While placed firmly in the sci-fi genre of his earlier works, Gibson's latest retains the social commentary from his more recent novels (Zero History, 2010, etc.).
Most Gibson plots essentially concern a race for a particular piece of information—one side seeks to possess it, the other to suppress it. (Although to be fair, isn’t that the plot of most thrillers?) What sets each book apart is the worldbuilding that surrounds that plot kernel. This time around, it’s particularly intriguing. Flynne, a young woman living in a poor, rural American county (probably Southern, though it’s never specified) in the near future, believes she’s beta testing a video game, witnessing the “death” of a virtual character in an urban high-rise. In fact, Flynne has gotten a view into a possible London existing decades in the future and has seen an actual woman get murdered. The two timelines can exchange information and visit each other virtually, via the androidlike “peripherals” of the title. That ability is enough for various future factions to hire killers to go after Flynne and her family or to protect them from that fate, as well as to change the events of her timeline sufficiently enough to ensure that it will never become that future, where, despite considerable scientific advancement, a cascade of disasters has eliminated the majority of human and animal life. Gibson’s strength has always been in establishing setting, while his characters tend to seem a bit blank and inaccessible; for example, alcoholic Wilf’s constant attempts to reach for a drink read more like an annoyingly persistent quirk than a serious psychological problem. Gibson seems to leave his characters’ motives deliberately obscure; due to that and his tendency to pour his energy into the chase, not the goal, the story’s resolution basically fizzles.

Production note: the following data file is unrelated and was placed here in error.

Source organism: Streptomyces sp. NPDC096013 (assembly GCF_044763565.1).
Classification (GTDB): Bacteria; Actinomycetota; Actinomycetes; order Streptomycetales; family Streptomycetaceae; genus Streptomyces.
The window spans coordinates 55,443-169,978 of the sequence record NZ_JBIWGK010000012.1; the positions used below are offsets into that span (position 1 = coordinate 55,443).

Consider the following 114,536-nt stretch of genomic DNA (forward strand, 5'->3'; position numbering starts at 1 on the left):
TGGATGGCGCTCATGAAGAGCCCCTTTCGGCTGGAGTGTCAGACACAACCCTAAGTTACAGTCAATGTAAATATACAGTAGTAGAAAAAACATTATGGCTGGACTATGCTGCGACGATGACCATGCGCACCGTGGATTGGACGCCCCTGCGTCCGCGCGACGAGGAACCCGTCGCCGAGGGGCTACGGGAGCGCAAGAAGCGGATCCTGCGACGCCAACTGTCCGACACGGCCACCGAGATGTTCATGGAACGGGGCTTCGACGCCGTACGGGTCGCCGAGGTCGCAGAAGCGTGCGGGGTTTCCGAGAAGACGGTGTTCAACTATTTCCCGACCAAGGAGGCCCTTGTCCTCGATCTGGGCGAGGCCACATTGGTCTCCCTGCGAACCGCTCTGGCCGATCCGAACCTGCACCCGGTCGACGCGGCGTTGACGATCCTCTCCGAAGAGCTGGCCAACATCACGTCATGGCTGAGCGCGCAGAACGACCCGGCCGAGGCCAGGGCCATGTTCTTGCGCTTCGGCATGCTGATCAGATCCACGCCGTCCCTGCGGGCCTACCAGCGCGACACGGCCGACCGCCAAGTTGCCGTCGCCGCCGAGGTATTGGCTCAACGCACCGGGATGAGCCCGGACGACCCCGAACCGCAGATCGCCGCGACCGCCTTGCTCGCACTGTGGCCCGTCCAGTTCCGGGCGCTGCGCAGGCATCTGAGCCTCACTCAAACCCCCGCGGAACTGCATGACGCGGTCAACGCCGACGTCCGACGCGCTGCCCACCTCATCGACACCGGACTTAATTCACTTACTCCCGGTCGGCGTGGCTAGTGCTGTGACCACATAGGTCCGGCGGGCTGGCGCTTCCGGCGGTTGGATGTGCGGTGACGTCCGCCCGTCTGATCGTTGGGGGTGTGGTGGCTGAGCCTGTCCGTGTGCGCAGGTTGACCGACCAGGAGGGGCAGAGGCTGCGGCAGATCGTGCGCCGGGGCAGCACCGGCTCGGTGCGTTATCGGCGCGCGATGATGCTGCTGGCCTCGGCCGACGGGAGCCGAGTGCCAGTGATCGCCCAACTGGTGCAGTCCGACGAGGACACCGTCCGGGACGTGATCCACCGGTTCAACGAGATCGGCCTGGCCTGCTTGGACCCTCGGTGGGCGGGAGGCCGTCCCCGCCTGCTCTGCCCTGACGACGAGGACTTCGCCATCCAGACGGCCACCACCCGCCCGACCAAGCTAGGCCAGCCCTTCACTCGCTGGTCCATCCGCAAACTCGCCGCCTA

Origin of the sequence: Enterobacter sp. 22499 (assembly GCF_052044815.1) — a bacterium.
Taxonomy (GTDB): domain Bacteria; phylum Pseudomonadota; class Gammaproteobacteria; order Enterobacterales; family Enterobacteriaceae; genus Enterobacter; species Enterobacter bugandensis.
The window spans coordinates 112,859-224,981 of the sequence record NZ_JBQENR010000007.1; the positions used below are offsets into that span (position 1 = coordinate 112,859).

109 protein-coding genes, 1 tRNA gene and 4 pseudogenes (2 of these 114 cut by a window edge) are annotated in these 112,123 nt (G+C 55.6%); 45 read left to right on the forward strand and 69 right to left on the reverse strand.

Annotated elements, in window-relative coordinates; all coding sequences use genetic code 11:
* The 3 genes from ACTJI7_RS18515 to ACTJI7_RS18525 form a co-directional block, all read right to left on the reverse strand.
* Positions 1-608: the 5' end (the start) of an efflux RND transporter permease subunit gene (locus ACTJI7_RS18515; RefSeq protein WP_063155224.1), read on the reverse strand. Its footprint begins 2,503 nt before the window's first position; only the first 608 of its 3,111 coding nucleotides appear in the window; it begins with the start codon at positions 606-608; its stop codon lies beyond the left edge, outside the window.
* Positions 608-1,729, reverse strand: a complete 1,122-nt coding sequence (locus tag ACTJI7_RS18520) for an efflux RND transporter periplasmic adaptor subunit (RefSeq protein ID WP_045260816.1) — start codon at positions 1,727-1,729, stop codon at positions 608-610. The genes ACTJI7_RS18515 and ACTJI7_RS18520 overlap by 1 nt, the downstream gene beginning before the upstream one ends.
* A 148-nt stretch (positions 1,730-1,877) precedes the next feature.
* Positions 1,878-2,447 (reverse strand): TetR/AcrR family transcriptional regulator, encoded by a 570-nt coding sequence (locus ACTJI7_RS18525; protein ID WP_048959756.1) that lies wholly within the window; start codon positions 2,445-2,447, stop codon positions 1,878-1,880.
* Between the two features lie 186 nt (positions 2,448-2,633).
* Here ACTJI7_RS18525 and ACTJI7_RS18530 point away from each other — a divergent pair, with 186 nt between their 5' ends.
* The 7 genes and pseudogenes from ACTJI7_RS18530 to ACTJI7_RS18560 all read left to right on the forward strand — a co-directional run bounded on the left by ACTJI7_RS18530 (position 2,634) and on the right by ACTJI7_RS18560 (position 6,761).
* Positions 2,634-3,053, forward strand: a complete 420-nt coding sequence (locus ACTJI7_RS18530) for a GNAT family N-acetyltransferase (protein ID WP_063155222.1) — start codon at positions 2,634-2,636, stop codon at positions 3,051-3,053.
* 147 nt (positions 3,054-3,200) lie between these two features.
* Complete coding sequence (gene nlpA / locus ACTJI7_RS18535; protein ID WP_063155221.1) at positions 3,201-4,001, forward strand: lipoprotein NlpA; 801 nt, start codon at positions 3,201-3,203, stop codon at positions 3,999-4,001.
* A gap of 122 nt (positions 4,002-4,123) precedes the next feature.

This is quintessential Gibson: gonzo yet cool, sharp-edged, sophisticated—but ultimately, vaguely unsatisfying.